Black Swan

Today, Jeff (my cousin) and I went to see Black Swan. Wow. I am totally stunned. I am not a Natalie Portman fan at all, but she was amazing in this film. (As was every other actor cast in a part in the movie...beautiful and tragic and true.)




Surprisingly for me and you, I am not going to say a lot about this movie. First of all, it is still very new and a thriller in many ways...and I don't like spoilers. Secondly, the movie will be different for everyone who sees it. It is about many different things. The overarching idea is the destructive nature of the quest for perfectionism. Many of us can identify with that concept. And when I watched the movie, I recognized that a lot of my own destructive nature/habits and my approach to life can be very like Nina's before she becomes the Black Swan. There were points when I wanted to cry and when I hated myself as I watched, because I am her in a lot of ways. For me, it isn't the body thing or dancing, but it is the letting go and just experiencing life thing.



"The only person standing in your way is you."--Thomas Leroy


The above quote is from a moment between Nina and Thomas, the ballet director (I guess that would be his title). Anyway, the basic idea is that Nina won't allow herself to get in touch with her real self. She considers it to be a forbidden, dark side of herself, but really it is just the side of her that is authentic. However, due to many circumstances (crazy upbringing included), she translates finding the life within her into doing all kinds of forbidden or dark things. And isn't this what so many do today? We think that we become interesting by doing outrageous things (now, that is not to say that everything she does is so outrageous, but you get my point). Really, we just deaden ourselves. Thomas, the director, is hesitant to allow her to dance the part of the Black Swan because she isn't aware of anything that makes her "human." She can't express her sensual nature on the stage because she has repressed it. And he is right...but the ending...and I am not talking about the literal ending but something that he says to her at the end...well, it was all about the performance and never really about her. Ugh. Cryptic, I know. But just see it. It is graphic and sexual and for "mature" audiences. But the film is amazing.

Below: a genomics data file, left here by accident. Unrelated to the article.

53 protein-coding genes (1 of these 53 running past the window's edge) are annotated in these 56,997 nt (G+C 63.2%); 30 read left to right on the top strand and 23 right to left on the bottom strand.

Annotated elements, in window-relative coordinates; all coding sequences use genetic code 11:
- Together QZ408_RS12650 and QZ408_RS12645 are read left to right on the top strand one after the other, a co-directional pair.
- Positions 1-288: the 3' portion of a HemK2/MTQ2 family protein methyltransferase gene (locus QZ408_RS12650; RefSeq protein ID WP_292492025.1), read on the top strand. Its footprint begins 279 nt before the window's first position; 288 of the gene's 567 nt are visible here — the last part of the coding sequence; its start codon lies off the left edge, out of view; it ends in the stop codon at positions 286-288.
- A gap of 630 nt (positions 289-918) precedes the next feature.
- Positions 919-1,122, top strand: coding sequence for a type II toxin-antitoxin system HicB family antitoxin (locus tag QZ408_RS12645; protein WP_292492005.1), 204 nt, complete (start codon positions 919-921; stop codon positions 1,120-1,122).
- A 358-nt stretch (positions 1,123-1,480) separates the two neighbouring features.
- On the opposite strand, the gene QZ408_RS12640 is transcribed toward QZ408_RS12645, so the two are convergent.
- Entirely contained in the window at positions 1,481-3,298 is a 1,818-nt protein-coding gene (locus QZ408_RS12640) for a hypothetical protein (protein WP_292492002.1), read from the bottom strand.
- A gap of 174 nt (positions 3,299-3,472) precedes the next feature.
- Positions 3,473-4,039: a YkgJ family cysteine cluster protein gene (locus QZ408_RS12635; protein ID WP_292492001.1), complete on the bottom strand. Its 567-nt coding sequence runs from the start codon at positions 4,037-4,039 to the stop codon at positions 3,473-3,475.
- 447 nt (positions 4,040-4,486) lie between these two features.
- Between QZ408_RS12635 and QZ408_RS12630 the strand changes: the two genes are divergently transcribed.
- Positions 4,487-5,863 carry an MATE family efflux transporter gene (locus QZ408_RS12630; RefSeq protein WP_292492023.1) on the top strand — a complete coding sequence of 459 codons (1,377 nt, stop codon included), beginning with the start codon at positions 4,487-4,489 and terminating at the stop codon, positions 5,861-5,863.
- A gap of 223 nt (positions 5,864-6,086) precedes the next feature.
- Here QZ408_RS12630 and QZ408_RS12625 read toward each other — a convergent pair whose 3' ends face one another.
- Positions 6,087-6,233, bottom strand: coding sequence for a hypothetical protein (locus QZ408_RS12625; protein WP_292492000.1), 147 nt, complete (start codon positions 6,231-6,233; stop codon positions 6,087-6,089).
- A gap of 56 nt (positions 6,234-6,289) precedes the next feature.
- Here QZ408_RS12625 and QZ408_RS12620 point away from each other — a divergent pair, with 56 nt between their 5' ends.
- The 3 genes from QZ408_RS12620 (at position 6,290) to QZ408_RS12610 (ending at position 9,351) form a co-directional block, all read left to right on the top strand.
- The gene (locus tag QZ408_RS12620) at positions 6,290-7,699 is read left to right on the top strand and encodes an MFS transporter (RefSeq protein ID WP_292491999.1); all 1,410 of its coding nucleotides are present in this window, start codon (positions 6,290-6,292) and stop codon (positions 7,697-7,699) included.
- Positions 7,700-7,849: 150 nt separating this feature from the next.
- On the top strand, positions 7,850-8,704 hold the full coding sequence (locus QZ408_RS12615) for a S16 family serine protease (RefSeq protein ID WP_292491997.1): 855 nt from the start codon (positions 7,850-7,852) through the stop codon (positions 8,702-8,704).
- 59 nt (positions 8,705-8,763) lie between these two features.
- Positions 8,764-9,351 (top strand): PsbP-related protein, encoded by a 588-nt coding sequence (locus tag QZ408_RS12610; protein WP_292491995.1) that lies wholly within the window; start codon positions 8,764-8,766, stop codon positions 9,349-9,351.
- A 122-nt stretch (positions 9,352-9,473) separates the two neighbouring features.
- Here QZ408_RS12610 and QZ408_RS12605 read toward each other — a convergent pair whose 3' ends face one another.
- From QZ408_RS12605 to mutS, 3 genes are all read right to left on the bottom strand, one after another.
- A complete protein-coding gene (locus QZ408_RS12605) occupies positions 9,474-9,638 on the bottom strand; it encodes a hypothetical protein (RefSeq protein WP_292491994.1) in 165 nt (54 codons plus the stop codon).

And this is just one aspect of the interpretation...there are layers and layers...just amazing and haunting.

I still can't believe Social Network won the Golden Globe. Idiots.

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